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Disgraced Chen quits the DPP

TAIPEI, Taiwan -- Former President Chen Shui-bian gave up his Democratic Progressive Party (DPP) membership yesterday after money laundering allegations surfaced against him and his family Wednesday.

“I have to say sorry to DPP members and supporters with a heavy heart. I let everybody down and caused irreparable damage to the party. This was not my intention, but I made mistakes,” Chen said in a statement.

“To show my deepest remorse, my wife Wu Shu-chen and I leave the DPP from now,” he said.

The statement came hours after Taiwan’s premier, Liu Chao-shiuan, confirmed an investigation had been launched into the money laundering claims apparently implicating the Chen family, following similar moves by Swiss authorities.

Swiss prosecutors “have requested assistance in their investigation and we have immediately started our own probe,” Liu told reporters.

The Taipei District Prosecutors’ Office sent a top official to Switzerland earlier this week “to exchange views” with the authorities there, said spokesman Fred Lin.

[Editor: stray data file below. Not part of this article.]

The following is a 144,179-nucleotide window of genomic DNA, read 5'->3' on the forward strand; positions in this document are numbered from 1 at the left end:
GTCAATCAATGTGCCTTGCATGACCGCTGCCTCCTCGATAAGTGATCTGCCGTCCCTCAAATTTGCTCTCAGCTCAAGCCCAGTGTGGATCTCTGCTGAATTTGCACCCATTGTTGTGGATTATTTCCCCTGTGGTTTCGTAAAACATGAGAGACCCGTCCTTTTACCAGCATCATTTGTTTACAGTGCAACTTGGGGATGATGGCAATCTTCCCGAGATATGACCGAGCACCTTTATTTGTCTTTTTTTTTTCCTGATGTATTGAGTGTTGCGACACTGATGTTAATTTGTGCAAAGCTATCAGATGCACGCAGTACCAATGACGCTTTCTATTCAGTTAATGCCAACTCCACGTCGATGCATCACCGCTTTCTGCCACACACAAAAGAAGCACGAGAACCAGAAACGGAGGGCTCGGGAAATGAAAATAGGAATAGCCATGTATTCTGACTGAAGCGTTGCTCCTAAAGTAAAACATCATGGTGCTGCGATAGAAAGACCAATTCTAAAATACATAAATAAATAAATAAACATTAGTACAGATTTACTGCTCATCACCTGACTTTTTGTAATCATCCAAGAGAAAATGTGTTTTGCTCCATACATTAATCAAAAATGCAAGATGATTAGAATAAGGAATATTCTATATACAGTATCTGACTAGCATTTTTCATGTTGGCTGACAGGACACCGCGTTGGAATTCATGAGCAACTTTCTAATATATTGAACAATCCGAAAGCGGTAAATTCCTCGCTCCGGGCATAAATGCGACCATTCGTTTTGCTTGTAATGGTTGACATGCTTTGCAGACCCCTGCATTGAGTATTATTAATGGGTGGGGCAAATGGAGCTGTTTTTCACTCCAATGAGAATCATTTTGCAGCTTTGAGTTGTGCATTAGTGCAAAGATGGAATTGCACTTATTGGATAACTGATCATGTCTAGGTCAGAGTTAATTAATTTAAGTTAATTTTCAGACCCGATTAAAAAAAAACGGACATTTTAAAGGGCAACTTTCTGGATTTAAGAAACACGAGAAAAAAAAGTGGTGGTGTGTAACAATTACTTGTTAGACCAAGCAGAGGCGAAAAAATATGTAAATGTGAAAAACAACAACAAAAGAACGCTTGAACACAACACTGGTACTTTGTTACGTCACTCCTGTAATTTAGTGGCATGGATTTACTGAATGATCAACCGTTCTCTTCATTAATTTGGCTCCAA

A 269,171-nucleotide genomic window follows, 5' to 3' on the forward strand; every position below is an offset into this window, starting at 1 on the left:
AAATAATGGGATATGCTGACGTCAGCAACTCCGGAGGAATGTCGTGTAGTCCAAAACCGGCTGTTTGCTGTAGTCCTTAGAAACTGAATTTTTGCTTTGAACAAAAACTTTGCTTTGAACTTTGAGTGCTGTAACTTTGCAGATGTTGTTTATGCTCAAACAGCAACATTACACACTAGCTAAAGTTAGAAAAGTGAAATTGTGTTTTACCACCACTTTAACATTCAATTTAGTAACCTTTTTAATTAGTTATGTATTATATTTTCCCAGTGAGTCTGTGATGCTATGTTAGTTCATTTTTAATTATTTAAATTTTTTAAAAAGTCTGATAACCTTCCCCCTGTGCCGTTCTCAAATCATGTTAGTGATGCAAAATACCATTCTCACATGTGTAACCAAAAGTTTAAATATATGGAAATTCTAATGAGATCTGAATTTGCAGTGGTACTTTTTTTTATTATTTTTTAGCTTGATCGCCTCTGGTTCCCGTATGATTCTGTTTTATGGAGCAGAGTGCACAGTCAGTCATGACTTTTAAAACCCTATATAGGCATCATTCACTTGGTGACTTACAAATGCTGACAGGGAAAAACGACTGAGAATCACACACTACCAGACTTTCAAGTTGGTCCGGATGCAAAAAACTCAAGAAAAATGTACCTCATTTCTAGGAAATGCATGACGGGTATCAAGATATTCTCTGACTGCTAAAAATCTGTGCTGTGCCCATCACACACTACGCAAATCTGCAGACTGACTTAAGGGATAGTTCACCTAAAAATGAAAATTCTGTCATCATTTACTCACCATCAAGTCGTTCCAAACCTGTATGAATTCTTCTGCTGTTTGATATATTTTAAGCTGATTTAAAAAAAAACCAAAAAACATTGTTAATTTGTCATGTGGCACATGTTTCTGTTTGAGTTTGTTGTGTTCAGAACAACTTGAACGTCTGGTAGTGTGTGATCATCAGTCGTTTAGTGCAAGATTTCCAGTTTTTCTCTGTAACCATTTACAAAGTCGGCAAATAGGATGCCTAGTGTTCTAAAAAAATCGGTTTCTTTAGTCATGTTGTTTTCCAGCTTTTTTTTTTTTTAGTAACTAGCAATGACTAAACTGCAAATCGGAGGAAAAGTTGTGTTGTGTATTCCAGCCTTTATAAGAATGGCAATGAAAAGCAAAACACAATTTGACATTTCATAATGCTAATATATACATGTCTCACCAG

Copies of Swiss documents obtained by Kuomintang lawmaker Hung Hsiu-chu showed that Chen’s son Chen Chih-chung and daughter-in-law Huang Jui-ching had transferred US$31 million to Huang’s Swiss bank accounts in 2007.

The couple left Taiwan on Aug. 9 before the case came to light, according to Taiwanese authorities.

Chen admitted Thursday in front of TV cameras that his wife wired US$20 million of “surplus funds” from his previous election campaign contributions into Swiss bank accounts, saying she had done so without his knowledge. He has denied money laundering.

Meanwhile, DPP chairwoman Tsai Ing-wen apologized to the public and said the party would not cover up for Chen. A string of DPP lawmakers and party officials urged the party to draw the line with the former president.

Chen is already under investigation for allegedly embezzling NT$14.8 million in special expenses from the government while he was president, and his wife is on trial for corruption and document forgery in the same case.

He was named a suspect in that case in 2006 but escaped immediate prosecution because he had presidential immunity. Prosecutors launched a probe against Chen on May 20 — the day he left office after his second and final four-year term.

He was questioned Tuesday over the embezzlement allegations, a week after his successor Ma Ying-jeou declassified documents allegedly implicating him.

Chen has admitted using false receipts to claim money from the state, but insisted those funds were used for “secret diplomatic missions” and not his personal benefit.

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Disgraced Chen quits the DPP
Opposition Democratic Progressive Party Chairwoman Tsai Ing-wen apologizes to supporters as she explains that the party will not cover for former President Chen Shui-bian, during a ...

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